Fundamental meter is the meter in which the first beat is emphasized and the others are not. It is the simplest meter implied by a time signature. For example:
1 2, 1 2, ...
1 2 3, 1 2 3, ...
1 2 3 4 5 6, 1 2 3 4 5 6, ...
All these cases use the fundamental meter the time signature suggests. However there are many alternatives. For example, 4/4 often emphasizes the first beat alot and the third beat slightly more than beats 2 and 4.
1 2 3 4, 1 2 3 4, ...
This type of emphasis is far more common than the 1 2 3 4, 1 2 3 4, ..., that the fundamental meter would imply.
Simple Meter and Compound Meter
Meters can be defined by two ways:
- How we group multiple beats together
- How we split up a single beat
Simple and Compound meter refers to how we split up a single beat. If the beat splits into 2 parts then it is said to be simple.
An example is 4/4. In 4/4 the quarter note gets the beat. This beat splits into 2 8th notes. It could split further into 4 16th notes and continue splits into 2 again and again. This is how we know it's a simple meter.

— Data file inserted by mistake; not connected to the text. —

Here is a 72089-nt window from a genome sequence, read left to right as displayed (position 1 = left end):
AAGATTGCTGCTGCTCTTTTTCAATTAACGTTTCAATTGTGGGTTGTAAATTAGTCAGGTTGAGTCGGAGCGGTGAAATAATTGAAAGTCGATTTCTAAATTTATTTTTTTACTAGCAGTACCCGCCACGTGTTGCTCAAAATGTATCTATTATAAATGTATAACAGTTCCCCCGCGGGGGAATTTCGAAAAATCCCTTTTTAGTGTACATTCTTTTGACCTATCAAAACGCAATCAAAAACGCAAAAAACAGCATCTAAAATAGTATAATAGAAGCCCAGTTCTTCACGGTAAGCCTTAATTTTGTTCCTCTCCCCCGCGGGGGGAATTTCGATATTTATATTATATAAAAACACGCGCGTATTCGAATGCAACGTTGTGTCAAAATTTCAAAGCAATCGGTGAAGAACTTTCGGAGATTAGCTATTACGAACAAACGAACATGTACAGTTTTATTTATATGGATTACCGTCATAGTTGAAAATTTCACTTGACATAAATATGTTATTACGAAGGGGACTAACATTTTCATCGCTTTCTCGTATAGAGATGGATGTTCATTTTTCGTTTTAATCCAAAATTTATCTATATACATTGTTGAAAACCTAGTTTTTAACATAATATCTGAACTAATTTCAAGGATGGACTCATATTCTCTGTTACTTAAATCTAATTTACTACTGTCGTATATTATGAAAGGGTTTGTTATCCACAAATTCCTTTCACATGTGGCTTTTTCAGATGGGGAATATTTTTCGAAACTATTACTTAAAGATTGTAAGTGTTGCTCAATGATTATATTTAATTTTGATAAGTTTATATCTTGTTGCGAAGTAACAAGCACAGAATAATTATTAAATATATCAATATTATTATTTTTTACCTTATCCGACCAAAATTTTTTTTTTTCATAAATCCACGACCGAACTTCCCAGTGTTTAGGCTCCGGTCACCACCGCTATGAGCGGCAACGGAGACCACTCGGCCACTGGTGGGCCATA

Another example is 3/4. Again the quarter note gets the beat and again it's splits into two. Following the same logic as before we see that it is a simple meter.
One more example, 3/8. Here the 8th note gets the beat, it can be split into two 16th’s, and this can be further split into 2. So for this reason it is a simple meter.
Compound meter is when the beat splits into 3, and continues to be split into 3. (This logic can be continued for other meters such as 4, 5 or 6 but simple and compound are the only ones we will look at for a long time.)